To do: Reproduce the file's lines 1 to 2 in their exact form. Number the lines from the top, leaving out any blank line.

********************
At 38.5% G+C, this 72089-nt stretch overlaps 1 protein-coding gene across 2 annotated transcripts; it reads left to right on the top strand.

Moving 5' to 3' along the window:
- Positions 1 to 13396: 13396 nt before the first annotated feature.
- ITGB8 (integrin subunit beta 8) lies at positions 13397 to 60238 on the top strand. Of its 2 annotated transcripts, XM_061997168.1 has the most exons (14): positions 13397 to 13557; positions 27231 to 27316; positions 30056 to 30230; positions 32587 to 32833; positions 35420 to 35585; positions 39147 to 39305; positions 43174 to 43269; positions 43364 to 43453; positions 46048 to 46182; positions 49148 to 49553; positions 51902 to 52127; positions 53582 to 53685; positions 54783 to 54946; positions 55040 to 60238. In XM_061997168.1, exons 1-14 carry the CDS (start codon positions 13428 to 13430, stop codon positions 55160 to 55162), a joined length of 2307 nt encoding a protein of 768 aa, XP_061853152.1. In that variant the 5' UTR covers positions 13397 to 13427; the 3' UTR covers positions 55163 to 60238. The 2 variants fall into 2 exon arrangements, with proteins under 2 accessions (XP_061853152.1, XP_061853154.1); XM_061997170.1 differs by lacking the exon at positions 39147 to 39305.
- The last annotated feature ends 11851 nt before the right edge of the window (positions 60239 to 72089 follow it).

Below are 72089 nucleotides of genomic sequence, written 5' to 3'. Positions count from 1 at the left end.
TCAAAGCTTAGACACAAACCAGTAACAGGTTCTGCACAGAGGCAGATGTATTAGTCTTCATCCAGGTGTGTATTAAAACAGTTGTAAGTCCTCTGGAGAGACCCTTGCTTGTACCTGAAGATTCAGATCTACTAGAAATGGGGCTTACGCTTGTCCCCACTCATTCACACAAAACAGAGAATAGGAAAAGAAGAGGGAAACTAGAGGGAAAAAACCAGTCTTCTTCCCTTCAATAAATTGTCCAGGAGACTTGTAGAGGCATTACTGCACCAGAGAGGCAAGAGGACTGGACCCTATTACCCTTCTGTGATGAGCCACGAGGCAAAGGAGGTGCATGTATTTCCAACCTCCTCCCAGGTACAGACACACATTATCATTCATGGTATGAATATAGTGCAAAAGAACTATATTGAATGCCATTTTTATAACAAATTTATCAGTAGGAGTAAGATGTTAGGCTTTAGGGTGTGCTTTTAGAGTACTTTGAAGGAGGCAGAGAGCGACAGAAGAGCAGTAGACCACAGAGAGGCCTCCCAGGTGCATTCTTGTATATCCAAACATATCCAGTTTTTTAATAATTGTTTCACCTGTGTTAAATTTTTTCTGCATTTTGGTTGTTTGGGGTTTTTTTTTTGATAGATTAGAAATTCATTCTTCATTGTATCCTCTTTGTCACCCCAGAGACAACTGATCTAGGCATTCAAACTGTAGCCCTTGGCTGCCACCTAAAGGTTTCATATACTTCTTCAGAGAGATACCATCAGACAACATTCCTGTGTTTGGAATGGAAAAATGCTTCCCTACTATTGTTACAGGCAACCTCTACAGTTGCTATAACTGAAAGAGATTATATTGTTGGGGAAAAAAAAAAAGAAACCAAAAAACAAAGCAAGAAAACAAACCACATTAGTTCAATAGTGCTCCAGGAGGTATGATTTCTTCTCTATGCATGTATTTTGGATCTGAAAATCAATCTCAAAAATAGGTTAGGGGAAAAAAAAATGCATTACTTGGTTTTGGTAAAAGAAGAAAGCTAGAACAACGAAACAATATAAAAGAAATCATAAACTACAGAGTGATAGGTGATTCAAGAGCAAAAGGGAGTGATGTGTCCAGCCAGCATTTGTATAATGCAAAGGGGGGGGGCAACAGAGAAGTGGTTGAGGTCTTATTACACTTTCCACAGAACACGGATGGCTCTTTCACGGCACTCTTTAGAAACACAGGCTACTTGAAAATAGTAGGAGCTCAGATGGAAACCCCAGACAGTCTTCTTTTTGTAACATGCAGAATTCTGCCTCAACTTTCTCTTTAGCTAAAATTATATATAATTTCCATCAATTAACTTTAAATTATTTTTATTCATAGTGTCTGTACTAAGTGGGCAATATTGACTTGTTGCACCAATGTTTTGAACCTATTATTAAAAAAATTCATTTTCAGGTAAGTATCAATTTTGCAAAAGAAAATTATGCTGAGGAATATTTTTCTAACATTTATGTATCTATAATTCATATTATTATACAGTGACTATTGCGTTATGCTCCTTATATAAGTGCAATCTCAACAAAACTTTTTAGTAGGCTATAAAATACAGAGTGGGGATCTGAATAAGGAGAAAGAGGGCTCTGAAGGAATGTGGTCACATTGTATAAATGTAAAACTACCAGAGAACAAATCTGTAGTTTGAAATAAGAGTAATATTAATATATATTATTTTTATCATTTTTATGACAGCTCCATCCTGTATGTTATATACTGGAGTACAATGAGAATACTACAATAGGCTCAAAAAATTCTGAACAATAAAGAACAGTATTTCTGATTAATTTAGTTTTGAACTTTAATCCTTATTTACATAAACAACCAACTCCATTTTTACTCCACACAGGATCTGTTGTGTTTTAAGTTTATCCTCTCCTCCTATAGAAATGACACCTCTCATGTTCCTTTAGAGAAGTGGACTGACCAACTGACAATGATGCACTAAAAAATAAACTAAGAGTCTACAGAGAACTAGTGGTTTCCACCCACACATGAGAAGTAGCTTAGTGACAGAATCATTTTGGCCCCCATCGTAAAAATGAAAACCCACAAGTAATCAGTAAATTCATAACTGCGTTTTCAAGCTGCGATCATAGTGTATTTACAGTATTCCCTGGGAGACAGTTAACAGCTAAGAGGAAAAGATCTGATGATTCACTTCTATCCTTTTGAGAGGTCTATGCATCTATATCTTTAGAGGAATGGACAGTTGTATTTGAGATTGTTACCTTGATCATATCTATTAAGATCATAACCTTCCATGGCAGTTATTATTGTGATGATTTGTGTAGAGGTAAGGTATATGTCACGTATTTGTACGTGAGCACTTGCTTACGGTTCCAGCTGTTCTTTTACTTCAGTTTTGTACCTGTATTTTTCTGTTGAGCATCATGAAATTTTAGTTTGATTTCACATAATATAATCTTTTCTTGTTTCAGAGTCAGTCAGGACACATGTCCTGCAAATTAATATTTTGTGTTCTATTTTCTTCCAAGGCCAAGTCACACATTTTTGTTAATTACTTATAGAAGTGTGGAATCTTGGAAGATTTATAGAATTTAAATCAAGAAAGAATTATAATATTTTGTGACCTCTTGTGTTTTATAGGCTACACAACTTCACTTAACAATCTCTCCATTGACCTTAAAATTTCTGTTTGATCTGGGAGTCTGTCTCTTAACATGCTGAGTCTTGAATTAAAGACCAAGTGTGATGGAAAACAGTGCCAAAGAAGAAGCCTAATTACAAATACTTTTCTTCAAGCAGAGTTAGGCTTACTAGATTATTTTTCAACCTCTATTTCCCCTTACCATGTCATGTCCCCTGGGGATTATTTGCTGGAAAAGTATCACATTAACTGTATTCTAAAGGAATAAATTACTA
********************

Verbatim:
At 38.5% G+C, this 72089-nt stretch overlaps 1 protein-coding gene across 2 annotated transcripts; it reads left to right on the top strand.

Moving 5' to 3' along the window: